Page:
‘I am writing my own book’

VVS Laxman’s interview has been featured as part of the book, Talking Cricket, a compilation of 22 theme-based interviews with some of the best known names in the game.

Published: 02nd March 2013 07:47 AM  |   Last Updated: 02nd March 2013 07:48 AM   |  A+A-


Counted among the world’s most graceful players of cricket, Vangipurapu Venkata Sai Laxman in his 16 years of international cricketing career has given quite a few legendary knocks, and stood as an iconic inspiration for many budding cricketers. Post his retirement, VVS, as he is fondly known as, says he never misses not playing cricket. “The first one week after retirement is tough as it does affect you that you are not out on the ground. But, yes, I am happy about my retirment. My career has been the most interesting phase of my life and has also been a great experience,” he said.

Talking Cricket

Speaking to media at the launch of “Talking Cricket”, a book at Landmark in Somajiguda on Friday evening, Laxman spoke at length about what cricket meant to him. VVS Laxman’s interview has been featured as part of the book, Talking Cricket, a compilation of 22 theme-based interviews with some of the best known names in the game. Published by Disney UTV, this 292-page book brings together wisdom, insights, anecdotes and humour from celebrated figures from in cricket, that provides fans with a deeper appreciation of the game.

Renowned cricket commentators Harsha Bhogle and Sanjay Manjrekar and ESPN Cricinfo editor Sambit Bal were present at the event -- a conversation between the three main facets of the game, the game, commentary and the media.

Retired and happy

When asked about his sudden decision about retirement, Laxman explained, “I am happy with the decision I made. I always believe that team comes first and then one’s own personal aspirations. I felt it was the right time to move on. The decision did not happen overnight, and I felt it was the best for me and the team.” The news of his retirment did create a lot of controversy, citing many rumours about his friction with the captain Mahendra Singh Dhoni. “The dinner  hosted, became a national event. There were so many people, talking about so many things. But, then the day I decided, I had a good feeling about this,” he mentioned.

He is noted for playing the best against spin bowlers. But, a lesser known fact is also that Laxman struggled to play against spin bowlers at the start of his career. “As a kid, I enjoyed playing against fast bowling and neglected spinners. But, once I started playing at Ranjhi, that was when I started practising against spin bowlers and then got a hang of it. And this was when I learnt that the amount of hardwork one puts in the nets will show in the game.”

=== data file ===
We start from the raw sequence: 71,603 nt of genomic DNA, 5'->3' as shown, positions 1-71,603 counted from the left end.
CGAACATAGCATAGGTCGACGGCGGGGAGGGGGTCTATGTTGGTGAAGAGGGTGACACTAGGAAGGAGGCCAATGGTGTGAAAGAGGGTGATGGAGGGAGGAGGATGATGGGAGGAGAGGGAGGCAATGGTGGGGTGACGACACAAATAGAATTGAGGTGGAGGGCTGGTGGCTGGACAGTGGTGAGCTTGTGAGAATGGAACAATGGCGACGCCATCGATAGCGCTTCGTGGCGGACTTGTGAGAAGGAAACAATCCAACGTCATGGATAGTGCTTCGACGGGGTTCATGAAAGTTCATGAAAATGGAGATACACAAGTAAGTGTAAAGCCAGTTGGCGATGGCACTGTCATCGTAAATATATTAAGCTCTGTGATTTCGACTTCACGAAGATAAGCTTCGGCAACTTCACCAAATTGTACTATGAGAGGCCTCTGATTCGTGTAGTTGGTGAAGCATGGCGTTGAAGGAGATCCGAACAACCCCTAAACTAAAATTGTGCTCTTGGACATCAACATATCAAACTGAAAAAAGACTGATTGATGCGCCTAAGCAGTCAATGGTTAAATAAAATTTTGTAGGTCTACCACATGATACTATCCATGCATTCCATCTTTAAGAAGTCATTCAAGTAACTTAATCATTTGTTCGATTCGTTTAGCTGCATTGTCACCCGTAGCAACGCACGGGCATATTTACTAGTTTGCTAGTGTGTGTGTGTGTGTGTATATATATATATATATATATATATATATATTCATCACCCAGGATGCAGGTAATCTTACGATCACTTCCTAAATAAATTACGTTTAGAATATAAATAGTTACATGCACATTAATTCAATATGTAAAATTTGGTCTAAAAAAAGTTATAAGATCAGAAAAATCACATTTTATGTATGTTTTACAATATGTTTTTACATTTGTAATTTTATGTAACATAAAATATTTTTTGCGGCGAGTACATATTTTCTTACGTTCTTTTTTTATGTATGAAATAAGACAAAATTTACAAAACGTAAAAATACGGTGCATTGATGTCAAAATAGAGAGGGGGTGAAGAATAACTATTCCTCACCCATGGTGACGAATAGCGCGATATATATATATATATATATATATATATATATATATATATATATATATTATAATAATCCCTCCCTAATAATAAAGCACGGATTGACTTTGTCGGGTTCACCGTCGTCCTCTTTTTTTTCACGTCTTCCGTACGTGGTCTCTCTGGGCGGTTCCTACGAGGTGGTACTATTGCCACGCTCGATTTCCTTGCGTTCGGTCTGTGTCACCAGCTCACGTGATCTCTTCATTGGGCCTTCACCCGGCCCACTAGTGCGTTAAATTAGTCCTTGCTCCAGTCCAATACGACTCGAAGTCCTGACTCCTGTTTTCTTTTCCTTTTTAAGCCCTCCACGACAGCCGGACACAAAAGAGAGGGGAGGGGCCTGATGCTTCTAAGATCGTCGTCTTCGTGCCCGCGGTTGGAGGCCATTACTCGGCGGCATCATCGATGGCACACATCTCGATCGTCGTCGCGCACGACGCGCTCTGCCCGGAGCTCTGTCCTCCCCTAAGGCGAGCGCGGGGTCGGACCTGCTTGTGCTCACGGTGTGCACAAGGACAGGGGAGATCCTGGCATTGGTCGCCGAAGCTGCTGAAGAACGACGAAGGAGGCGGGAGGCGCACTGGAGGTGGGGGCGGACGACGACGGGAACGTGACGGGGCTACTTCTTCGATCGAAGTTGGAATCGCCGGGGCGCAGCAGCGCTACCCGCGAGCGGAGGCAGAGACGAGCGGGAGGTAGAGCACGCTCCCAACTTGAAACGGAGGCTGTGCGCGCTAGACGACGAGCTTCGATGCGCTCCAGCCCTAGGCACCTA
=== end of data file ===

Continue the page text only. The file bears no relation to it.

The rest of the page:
Tryst with T20

Though he is a master of Test cricket and ODIs, Laxman did struggle to find his feet in T20. “When it came to this form of cricket, the speed of the bat increased and it took me time to adapt to it. Though a part of the Hyderabad IPL franchise for over three years, there were not many games that I played. And the kind of mix of players every team had, like Adam Gilchrist and Hershelle Gibbs in Deccan Chargers back then, my batting order kept changing. My batting style is usually up the order,” he explained. Disagreeing with the notion that T20 players do not require much of cricketing skills, he said, “Whenever I see AB de Villiers playing a reverse sweep above the third man, I am just amazed at the kind of skill these players have.”  

Changing times of cricket

“Young cricketers and debutants now get more recognition as they are not mere players now, they are a personality. It is a challenge for modern cricketers as they are always under scrutiny by the media and people. So, yes when compared to back in 90s, the scene is evolving at a high pace.”

Sachin and Sehwag

The best thing about cricket according to Laxman is in the pride for playing for one’s country. “Sachin is one such great example. He has been performing so well for all these years because of the pride he takes in representing his country. And, money is the by-product for playing for the country,” he said.

When asked about how Sehwag’s batting style that goes beyong technique, he said, “It is very difficult to be like Sehwag. The way he hits the ball, sometimes it looks unreal. He keeps it simple and focuses on the ball and not the bowler.”

What lies ahead

Apart from a book that he has started writing about his cricketing career, Laxman is now the mentor for Hyderabad’s IPL franchise Hyderabad Sunrisers.


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